Dawn Of The Dead immediately throws us right into the deep end of the apocalypse, with a local news station struggling to stay on the air and broadcast accurate and useful information to the masses while riot police storm through housing projects in an effort to mop up both criminals and reanimated corpses alike.  The national infrastructure is still somewhat in place and we hear reporters talk about the President sending legislation to Congress, however it's clear that this is no longer just a series of isolated incidents but in fact a full blown national emergency.  Trying to stay ahead of the disaster, news producer (I think?) Francine and her pilot boyfriend Stephen fly off with SWAT officers Roger and Peter and eventually settle down in an abandoned shopping mall.  They clear out whatever zombies are inside and then lock the place down to prevent any outsiders, living or undead, from breaching their little corner of security.  After that the group finds themselves stocked with an embarrassment of riches.  The world may be sliding into chaos outside, but inside they've got piles of food, guns, ammunition, TVs, fur coats and fancy champagne.  Along with having their run of the entire mall, they actually turn an isolated old storage room into a secluded little bungalow, complete with a living room, love nest and fondue set!  It looks like good times and smooth sailing, despite the growing number of corpses walking around outside the gates.  Eventually they even fall victim to the ennui of the wealthy, idly skating around the empty ice rink and trading hundreds of meaningless dollars in a game of cards.  Stephen actually proposes to Francine but she turns him down because "it wouldn't be real," implying that their emotional bond isn't enough reason for them to stay together and that without a ceremony full of adoring onlookers their marriage would somehow be considered a sham.  Yet they're not willing to go out in the world and search for other survivors despite having their own helicopter.  They're won't risk their own ivory tower in order to help those most in need.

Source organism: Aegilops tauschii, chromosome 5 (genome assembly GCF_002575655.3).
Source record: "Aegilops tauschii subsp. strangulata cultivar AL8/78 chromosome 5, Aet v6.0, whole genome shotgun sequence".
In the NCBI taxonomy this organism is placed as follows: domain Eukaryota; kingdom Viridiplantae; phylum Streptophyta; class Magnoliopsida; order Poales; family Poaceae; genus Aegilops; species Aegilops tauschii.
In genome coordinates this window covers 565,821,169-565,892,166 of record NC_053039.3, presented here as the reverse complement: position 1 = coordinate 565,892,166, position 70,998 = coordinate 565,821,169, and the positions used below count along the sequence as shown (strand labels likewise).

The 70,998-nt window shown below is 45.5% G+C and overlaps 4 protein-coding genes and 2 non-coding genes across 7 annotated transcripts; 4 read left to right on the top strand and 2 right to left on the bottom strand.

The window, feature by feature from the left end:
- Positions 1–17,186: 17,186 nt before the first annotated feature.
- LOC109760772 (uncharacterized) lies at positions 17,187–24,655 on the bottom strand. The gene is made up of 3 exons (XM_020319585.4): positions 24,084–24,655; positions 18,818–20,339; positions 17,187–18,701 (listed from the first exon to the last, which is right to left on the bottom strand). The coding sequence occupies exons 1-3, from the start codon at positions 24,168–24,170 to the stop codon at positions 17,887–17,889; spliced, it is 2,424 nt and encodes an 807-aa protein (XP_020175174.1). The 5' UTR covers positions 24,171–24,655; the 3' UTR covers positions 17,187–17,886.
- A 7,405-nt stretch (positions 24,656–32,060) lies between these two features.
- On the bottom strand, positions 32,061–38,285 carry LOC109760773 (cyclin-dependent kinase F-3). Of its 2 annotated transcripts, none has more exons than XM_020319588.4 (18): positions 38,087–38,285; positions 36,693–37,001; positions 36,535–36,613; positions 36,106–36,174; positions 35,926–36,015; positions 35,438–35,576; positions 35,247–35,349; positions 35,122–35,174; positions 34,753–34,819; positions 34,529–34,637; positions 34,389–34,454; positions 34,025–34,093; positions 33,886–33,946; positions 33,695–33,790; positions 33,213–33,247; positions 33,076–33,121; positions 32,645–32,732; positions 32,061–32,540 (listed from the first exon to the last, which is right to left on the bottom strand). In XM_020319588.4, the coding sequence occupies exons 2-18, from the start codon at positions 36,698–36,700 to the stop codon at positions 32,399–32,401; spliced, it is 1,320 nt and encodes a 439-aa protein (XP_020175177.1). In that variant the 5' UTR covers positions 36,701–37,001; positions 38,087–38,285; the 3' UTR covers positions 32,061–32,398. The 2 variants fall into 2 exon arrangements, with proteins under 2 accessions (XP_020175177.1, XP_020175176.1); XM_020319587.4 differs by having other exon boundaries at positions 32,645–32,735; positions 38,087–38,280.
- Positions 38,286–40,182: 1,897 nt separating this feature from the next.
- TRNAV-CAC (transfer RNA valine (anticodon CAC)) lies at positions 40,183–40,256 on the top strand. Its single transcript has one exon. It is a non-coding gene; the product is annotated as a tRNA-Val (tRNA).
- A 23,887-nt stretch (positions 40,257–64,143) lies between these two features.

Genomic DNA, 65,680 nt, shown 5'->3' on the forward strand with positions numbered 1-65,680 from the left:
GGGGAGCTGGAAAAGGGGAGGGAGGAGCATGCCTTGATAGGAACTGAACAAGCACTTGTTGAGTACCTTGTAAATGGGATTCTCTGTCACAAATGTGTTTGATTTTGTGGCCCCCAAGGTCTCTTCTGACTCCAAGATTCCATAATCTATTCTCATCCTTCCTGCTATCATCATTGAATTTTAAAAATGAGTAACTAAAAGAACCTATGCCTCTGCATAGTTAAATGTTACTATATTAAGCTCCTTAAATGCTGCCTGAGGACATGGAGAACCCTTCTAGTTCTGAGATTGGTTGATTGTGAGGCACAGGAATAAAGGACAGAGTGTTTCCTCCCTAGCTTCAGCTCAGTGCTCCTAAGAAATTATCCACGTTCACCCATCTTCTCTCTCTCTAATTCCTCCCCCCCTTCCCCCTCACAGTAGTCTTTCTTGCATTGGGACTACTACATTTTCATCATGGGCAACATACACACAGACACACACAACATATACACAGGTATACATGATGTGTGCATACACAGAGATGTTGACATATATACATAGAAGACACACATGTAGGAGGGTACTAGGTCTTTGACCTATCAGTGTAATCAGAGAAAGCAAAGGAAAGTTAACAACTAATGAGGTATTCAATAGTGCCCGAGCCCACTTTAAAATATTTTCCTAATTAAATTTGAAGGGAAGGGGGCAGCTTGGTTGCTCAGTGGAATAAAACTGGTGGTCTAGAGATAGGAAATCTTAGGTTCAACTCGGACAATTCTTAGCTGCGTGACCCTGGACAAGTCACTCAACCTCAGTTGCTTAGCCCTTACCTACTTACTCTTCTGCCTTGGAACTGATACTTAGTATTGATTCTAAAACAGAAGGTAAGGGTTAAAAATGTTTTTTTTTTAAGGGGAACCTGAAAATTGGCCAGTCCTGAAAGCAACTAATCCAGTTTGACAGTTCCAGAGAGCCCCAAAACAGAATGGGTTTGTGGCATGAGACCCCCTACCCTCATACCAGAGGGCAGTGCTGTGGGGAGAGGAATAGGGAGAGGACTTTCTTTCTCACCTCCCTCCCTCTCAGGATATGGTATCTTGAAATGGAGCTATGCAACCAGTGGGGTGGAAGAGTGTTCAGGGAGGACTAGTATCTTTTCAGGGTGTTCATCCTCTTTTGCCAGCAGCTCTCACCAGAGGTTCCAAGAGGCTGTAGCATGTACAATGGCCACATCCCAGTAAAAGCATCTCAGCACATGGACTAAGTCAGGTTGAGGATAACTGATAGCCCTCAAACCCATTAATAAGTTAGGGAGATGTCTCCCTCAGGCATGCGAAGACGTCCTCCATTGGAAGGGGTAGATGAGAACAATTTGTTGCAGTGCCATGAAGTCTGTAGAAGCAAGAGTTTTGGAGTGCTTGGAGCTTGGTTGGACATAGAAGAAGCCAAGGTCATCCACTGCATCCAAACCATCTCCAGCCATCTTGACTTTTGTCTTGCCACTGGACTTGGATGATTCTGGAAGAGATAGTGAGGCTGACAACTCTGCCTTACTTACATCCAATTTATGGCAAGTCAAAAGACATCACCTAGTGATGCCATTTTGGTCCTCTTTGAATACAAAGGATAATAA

But as is customary when the 1% hordes necessary resources, eventually the 99% gets pissed and comes looking for a piece of the good life.  In this case, the common folk are embodied by a biker gang led by Tom Savini, who was also the film's head makeup artist.  (I'll forgive Savini the terrible blue-faced zombies only because the rest of his work is so outstanding.)  Once the bikers come upon the mall and realize that there are people living in there, they storm the gates and ransack the place, letting in a swarm of zombies in their wake.  But it's telling that the looters don't go after food, guns or essential supplies and instead snatch up jewelry, TVs and cold hard cash from the mall's bank branch.  It seems that everyone, from street thug to socialite, is preoccupied with a sense of crass materialism and ensuring their own comfort to the detriment of all.  They're willing to forego stark practicalities or deny the new status quo in order to cling to a reality that no longer exists, to say nothing of eschewing the simple morality of helping other people because there's safety in numbers.